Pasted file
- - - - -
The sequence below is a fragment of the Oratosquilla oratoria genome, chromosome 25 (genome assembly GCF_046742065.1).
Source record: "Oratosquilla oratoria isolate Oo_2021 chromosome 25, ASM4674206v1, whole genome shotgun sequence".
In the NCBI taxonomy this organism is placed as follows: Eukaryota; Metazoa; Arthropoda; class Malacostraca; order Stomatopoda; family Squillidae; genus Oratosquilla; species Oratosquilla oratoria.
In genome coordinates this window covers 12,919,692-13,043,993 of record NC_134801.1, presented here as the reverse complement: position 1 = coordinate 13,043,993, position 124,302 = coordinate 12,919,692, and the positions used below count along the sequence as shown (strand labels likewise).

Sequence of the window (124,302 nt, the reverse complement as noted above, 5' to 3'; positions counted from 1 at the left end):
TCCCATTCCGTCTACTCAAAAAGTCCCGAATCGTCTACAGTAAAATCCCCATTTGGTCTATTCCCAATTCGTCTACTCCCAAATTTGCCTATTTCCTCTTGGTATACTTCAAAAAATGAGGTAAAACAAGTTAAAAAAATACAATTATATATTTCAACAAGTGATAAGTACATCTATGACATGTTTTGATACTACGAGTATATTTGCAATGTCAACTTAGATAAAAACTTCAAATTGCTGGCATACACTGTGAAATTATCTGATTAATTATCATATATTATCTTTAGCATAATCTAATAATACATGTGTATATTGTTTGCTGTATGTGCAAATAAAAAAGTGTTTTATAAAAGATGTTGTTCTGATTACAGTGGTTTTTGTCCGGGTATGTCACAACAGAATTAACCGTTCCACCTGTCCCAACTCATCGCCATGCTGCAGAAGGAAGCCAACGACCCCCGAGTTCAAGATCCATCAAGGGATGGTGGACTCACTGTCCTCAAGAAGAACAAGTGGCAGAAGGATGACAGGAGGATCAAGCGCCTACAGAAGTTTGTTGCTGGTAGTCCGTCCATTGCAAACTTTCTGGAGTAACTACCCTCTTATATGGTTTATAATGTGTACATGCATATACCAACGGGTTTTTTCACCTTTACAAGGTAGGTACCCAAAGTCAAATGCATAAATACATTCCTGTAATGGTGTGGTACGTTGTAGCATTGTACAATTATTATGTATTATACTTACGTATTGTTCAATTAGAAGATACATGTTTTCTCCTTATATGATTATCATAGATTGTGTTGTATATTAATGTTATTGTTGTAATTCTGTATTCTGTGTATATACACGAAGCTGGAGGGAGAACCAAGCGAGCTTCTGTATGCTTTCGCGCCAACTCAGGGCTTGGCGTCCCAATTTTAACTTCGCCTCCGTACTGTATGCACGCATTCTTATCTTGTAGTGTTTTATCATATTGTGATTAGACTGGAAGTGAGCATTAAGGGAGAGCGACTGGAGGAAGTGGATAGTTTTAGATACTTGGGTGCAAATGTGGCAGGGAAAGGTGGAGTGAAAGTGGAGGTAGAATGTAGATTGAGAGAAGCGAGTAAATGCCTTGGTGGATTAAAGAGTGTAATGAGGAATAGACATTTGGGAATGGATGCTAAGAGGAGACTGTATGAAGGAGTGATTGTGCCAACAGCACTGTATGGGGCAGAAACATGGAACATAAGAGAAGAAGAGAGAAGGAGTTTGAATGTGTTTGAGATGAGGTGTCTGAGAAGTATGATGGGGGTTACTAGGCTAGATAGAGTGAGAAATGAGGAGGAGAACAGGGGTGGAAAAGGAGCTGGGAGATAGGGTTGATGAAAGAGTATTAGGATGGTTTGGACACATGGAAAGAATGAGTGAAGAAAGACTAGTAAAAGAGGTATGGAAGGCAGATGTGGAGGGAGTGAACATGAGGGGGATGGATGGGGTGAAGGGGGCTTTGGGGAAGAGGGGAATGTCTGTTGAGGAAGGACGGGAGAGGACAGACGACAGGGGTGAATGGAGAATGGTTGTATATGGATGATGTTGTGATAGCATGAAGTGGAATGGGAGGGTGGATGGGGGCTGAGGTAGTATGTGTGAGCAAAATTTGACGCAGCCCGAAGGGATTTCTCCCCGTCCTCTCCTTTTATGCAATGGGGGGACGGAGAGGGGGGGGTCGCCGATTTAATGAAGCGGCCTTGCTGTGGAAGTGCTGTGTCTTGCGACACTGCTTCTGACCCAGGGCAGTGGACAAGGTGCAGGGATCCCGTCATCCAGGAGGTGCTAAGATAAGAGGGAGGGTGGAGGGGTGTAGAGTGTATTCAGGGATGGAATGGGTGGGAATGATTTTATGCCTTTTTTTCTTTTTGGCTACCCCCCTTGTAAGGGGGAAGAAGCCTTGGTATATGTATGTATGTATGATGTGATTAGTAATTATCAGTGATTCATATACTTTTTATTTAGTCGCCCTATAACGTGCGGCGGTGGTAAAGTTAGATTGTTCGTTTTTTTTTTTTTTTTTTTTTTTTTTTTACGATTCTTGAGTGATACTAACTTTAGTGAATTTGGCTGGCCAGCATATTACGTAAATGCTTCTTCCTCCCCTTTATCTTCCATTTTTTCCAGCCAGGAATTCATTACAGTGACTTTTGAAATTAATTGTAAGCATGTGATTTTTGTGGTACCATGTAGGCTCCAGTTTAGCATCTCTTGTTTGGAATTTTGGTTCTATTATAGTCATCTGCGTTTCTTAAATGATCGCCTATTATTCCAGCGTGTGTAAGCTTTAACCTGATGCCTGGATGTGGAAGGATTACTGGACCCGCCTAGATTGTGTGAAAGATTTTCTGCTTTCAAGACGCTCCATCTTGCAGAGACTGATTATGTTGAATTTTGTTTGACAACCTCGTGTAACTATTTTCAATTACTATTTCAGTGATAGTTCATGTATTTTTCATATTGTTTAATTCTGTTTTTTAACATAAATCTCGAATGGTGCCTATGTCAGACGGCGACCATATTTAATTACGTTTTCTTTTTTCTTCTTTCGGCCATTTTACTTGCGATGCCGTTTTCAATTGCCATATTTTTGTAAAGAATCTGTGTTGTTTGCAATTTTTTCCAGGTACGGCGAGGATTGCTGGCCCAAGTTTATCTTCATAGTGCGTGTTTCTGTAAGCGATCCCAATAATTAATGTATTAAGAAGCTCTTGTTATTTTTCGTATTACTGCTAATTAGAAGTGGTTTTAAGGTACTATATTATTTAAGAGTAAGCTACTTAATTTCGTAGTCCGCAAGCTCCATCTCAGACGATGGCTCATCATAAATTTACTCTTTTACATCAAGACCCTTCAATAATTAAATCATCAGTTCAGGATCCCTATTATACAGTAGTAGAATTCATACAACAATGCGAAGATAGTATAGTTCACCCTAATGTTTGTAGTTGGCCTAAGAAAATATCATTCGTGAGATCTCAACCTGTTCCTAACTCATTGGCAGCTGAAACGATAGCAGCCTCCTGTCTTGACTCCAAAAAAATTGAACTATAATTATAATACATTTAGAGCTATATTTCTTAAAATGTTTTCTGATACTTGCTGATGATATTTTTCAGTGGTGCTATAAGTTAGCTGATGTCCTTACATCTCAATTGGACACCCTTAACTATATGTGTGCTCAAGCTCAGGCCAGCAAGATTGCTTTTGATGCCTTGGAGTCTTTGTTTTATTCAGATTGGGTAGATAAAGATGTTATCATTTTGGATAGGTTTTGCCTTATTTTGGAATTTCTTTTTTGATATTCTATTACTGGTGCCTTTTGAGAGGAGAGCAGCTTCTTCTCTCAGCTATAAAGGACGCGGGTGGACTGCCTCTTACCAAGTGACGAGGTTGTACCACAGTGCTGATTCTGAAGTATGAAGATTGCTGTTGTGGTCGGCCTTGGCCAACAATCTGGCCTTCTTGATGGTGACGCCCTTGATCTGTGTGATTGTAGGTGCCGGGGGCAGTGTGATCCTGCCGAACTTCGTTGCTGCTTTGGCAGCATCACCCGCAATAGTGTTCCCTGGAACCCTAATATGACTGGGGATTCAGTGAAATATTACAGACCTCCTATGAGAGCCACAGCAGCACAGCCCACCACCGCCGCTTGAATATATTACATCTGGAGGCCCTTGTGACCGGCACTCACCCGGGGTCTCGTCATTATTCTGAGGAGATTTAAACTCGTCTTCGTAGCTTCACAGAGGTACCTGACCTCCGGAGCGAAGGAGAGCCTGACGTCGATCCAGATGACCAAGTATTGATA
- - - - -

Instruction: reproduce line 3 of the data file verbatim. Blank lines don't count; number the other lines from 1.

In the NCBI taxonomy this organism is placed as follows: Eukaryota; Metazoa; Arthropoda; class Malacostraca; order Stomatopoda; family Squillidae; genus Oratosquilla; species Oratosquilla oratoria.